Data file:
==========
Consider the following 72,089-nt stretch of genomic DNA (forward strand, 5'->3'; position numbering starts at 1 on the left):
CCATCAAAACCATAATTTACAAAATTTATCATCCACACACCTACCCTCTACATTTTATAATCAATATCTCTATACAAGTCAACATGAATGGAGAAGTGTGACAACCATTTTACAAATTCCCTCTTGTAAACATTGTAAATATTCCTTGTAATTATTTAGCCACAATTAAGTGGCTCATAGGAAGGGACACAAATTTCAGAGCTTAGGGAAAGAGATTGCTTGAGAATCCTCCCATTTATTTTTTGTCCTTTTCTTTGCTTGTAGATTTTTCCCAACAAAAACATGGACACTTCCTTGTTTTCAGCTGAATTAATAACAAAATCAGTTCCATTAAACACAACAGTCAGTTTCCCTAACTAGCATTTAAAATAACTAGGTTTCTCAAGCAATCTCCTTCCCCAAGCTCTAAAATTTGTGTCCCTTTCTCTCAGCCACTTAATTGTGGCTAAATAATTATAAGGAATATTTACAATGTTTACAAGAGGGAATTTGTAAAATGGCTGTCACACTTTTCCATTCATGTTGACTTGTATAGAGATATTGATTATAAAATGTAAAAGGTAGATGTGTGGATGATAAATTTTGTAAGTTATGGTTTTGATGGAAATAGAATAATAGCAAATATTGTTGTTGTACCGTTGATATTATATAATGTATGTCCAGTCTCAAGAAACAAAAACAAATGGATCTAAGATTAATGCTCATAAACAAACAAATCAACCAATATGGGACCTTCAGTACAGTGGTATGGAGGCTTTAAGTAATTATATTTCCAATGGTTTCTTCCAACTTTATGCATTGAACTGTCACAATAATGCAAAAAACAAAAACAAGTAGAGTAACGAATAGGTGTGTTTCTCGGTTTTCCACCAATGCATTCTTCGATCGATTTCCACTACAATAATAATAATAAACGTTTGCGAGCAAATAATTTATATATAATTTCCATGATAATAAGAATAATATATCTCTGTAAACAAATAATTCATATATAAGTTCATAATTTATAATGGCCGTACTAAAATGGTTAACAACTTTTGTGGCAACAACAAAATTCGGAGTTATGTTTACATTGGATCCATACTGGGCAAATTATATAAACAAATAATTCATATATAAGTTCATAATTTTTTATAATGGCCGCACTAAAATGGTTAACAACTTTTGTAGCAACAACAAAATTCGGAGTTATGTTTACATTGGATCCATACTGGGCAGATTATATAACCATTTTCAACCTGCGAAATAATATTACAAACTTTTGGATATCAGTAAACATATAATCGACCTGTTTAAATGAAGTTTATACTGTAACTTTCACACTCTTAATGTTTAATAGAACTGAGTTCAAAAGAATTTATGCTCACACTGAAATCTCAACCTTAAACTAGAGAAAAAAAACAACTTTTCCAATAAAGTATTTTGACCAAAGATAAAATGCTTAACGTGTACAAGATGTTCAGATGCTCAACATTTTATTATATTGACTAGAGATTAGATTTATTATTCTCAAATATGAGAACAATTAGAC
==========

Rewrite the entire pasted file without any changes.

Consider the following 72,089-nt stretch of genomic DNA (forward strand, 5'->3'; position numbering starts at 1 on the left):
CCATCAAAACCATAATTTACAAAATTTATCATCCACACACCTACCCTCTACATTTTATAATCAATATCTCTATACAAGTCAACATGAATGGAGAAGTGTGACAACCATTTTACAAATTCCCTCTTGTAAACATTGTAAATATTCCTTGTAATTATTTAGCCACAATTAAGTGGCTCATAGGAAGGGACACAAATTTCAGAGCTTAGGGAAAGAGATTGCTTGAGAATCCTCCCATTTATTTTTTGTCCTTTTCTTTGCTTGTAGATTTTTCCCAACAAAAACATGGACACTTCCTTGTTTTCAGCTGAATTAATAACAAAATCAGTTCCATTAAACACAACAGTCAGTTTCCCTAACTAGCATTTAAAATAACTAGGTTTCTCAAGCAATCTCCTTCCCCAAGCTCTAAAATTTGTGTCCCTTTCTCTCAGCCACTTAATTGTGGCTAAATAATTATAAGGAATATTTACAATGTTTACAAGAGGGAATTTGTAAAATGGCTGTCACACTTTTCCATTCATGTTGACTTGTATAGAGATATTGATTATAAAATGTAAAAGGTAGATGTGTGGATGATAAATTTTGTAAGTTATGGTTTTGATGGAAATAGAATAATAGCAAATATTGTTGTTGTACCGTTGATATTATATAATGTATGTCCAGTCTCAAGAAACAAAAACAAATGGATCTAAGATTAATGCTCATAAACAAACAAATCAACCAATATGGGACCTTCAGTACAGTGGTATGGAGGCTTTAAGTAATTATATTTCCAATGGTTTCTTCCAACTTTATGCATTGAACTGTCACAATAATGCAAAAAACAAAAACAAGTAGAGTAACGAATAGGTGTGTTTCTCGGTTTTCCACCAATGCATTCTTCGATCGATTTCCACTACAATAATAATAATAAACGTTTGCGAGCAAATAATTTATATATAATTTCCATGATAATAAGAATAATATATCTCTGTAAACAAATAATTCATATATAAGTTCATAATTTATAATGGCCGTACTAAAATGGTTAACAACTTTTGTGGCAACAACAAAATTCGGAGTTATGTTTACATTGGATCCATACTGGGCAAATTATATAAACAAATAATTCATATATAAGTTCATAATTTTTTATAATGGCCGCACTAAAATGGTTAACAACTTTTGTAGCAACAACAAAATTCGGAGTTATGTTTACATTGGATCCATACTGGGCAGATTATATAACCATTTTCAACCTGCGAAATAATATTACAAACTTTTGGATATCAGTAAACATATAATCGACCTGTTTAAATGAAGTTTATACTGTAACTTTCACACTCTTAATGTTTAATAGAACTGAGTTCAAAAGAATTTATGCTCACACTGAAATCTCAACCTTAAACTAGAGAAAAAAAACAACTTTTCCAATAAAGTATTTTGACCAAAGATAAAATGCTTAACGTGTACAAGATGTTCAGATGCTCAACATTTTATTATATTGACTAGAGATTAGATTTATTATTCTCAAATATGAGAACAATTAGAC